RoHS | November 23, 2005

FR4 can't take the increased temperatures

The increased temperatures that comes with the RoHS directive will be harmful for the well established FR4(Flame Retardant 4) laminate in the PCB industry.
FR4 is a widely used laminate at the PCB market. In a chronicle published in the Swedish electronics journal Elektronik i Norden IPCs European representative, Lars Wallin raises a finger of warning to product owners and electronics designers that the FR4 material won't manage the heating stresses from the new lead free manufacturing processes such as: HAL(with Sn/Cu-alloys with melting points at 227°C and process temperatures of 265-270°C) and soldering pastes with SAC-alloys(with melting points at 217-221°C and process temperatures of 235-245°C depending on which re-melting process you are using).

Something that may be important to keep in mind, and people often are forgetting, is that the material could be exposed to the harmful temperatures a number of times during the manufacturing process. Lars Wallin named as much as seven possible steps the boards has to pass through the manufacturing process that could stress the material.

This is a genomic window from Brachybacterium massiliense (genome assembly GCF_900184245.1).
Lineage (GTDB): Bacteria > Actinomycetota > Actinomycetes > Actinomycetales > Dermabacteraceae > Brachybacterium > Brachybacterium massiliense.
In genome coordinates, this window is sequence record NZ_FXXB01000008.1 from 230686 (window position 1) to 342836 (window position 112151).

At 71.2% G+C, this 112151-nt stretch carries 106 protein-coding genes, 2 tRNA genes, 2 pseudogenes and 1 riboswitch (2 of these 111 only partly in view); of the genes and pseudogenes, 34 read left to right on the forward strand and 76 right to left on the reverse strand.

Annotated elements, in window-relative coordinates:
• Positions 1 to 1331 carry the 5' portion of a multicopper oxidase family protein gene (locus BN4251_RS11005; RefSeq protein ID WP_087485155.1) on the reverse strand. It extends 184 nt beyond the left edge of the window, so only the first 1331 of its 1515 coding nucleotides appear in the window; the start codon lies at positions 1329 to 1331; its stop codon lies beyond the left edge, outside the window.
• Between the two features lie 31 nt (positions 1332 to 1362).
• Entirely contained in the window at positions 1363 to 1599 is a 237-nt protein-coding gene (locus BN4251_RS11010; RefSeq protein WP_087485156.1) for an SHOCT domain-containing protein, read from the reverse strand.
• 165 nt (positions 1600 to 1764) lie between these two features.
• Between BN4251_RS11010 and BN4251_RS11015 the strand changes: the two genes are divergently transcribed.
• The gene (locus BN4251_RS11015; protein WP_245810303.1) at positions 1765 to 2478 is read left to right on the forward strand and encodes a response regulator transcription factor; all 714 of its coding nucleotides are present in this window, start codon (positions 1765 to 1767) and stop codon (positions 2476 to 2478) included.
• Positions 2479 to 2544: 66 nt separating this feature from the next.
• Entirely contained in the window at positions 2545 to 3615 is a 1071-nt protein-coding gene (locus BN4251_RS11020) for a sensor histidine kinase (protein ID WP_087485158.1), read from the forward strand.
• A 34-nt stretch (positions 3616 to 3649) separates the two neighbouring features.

*Hot Air Levelling (HAL) (sometimes the boards needs to be re-processed in this step)

*Re-melting side one

*Re-melting side two

*Wave soldering

*Removing of defect BGA/CSP

*Soldering of a new BGA/CSP

*Hand soldering of odd components

Lars Wallin points out that it is important for product owners and designers to check with their PCB suppliers and contract manufacturers to find out all the facts about what matters to their specific products. In many cases the laminate may have to be replaced by other types of laminates.


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